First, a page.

Limitations Of Person Centered Theory

1096 Words5 Pages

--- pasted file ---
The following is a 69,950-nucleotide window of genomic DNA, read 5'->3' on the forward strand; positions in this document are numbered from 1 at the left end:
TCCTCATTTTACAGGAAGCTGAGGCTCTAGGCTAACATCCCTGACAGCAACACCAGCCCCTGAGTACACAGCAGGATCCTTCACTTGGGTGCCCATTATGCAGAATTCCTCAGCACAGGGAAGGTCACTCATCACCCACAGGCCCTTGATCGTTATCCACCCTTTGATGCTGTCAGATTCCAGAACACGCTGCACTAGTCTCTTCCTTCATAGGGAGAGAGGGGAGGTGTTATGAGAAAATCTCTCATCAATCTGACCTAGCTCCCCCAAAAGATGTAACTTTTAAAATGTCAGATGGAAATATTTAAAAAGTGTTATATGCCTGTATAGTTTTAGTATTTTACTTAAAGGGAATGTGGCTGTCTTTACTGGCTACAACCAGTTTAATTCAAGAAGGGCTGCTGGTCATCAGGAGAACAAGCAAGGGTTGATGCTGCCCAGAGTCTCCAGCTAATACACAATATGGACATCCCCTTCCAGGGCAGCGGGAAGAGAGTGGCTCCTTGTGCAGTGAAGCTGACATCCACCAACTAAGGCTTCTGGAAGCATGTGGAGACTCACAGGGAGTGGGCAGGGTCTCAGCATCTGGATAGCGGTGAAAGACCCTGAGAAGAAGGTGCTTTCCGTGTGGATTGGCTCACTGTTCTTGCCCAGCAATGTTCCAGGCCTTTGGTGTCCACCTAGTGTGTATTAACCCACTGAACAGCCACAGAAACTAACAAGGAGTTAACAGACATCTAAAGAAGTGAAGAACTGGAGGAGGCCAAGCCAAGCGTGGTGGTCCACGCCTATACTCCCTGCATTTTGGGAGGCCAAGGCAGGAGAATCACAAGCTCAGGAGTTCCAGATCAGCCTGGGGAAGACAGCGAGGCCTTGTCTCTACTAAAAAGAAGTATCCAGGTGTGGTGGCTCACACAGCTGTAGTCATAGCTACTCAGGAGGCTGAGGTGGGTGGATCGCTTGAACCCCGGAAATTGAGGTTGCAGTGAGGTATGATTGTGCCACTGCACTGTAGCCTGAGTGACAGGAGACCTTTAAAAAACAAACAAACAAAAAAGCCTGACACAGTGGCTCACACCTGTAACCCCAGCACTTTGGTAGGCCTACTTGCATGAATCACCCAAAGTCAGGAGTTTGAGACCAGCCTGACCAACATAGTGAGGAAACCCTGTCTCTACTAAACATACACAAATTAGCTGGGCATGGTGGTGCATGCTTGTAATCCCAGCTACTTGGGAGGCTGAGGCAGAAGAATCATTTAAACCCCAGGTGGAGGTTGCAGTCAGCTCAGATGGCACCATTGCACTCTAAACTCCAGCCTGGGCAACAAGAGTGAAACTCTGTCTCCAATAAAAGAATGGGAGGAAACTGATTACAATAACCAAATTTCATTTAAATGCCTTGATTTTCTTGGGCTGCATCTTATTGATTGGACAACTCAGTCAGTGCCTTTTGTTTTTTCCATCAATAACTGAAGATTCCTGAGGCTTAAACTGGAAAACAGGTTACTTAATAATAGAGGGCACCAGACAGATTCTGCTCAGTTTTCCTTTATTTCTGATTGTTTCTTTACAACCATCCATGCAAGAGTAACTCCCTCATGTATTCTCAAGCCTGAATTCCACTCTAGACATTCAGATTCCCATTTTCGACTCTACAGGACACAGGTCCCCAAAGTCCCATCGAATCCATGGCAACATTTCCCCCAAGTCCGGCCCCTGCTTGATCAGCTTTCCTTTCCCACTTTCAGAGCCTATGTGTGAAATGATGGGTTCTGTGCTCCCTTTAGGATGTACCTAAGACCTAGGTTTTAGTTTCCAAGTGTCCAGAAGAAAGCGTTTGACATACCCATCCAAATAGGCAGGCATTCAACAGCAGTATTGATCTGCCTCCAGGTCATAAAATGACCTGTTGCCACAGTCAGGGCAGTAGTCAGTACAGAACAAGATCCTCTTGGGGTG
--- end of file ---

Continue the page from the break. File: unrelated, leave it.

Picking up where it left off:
This paper will discuss what person-centered theory is, its strengths and the limitations. Person-centered theory was developed by Carl Rogers. It is one of the most well-known and respected approaches to counselling. This theory focuses on the needs and feelings of the client, it is strongly a client-centered therapy. It promotes openness, change and growth in understanding in the counselling process. It provides an environment for both the client and counselor that is non-judgemental and accepting. It has many different strengths which include a strong sense of communication between the client and counselor. It allows the client to express their feelings freely and develop their own skills to improve themselves and try to gain insight on their problems. Although it has its strengths, it also has limitations just like every other theory. Some limitations include that not every counselor can be generous or lack of counselling techniques, this type of counselling is not meant for everyone. Overall, I choose to write about this theory because I believed that it is one of the more common ones I have heard of and wanted to explore it more. Person-centered theory is a counseling theory that is defined as a “Self-theory”, it was developed by Carl Rogers (Okun & Kantrowitz, 2015). This theory believes that helpees cannot receive the correct help without a counselor. This theory focuses on helping the client become aware of more appropriate behavior. This means finding ways to encounter reality and through this, the client can think about themselves, their experiences and the world around them. Basically, this theory focuses on the client and their feelings are deeply explored. This type of theory allows the client to express their feelings openly without getting judged (Okun & Kantrowitz, 2015). The main goals of this therapy is to increase self-esteem and develop more openness to experiences. This theory assumes that people are motivated to grow and become more well functioning. It also assumes that people are trustworthy by nature, have the ability to understand their problems, are resourceful and capable of change and can understand what makes them feel unhappy. Counselors who use this theory must create
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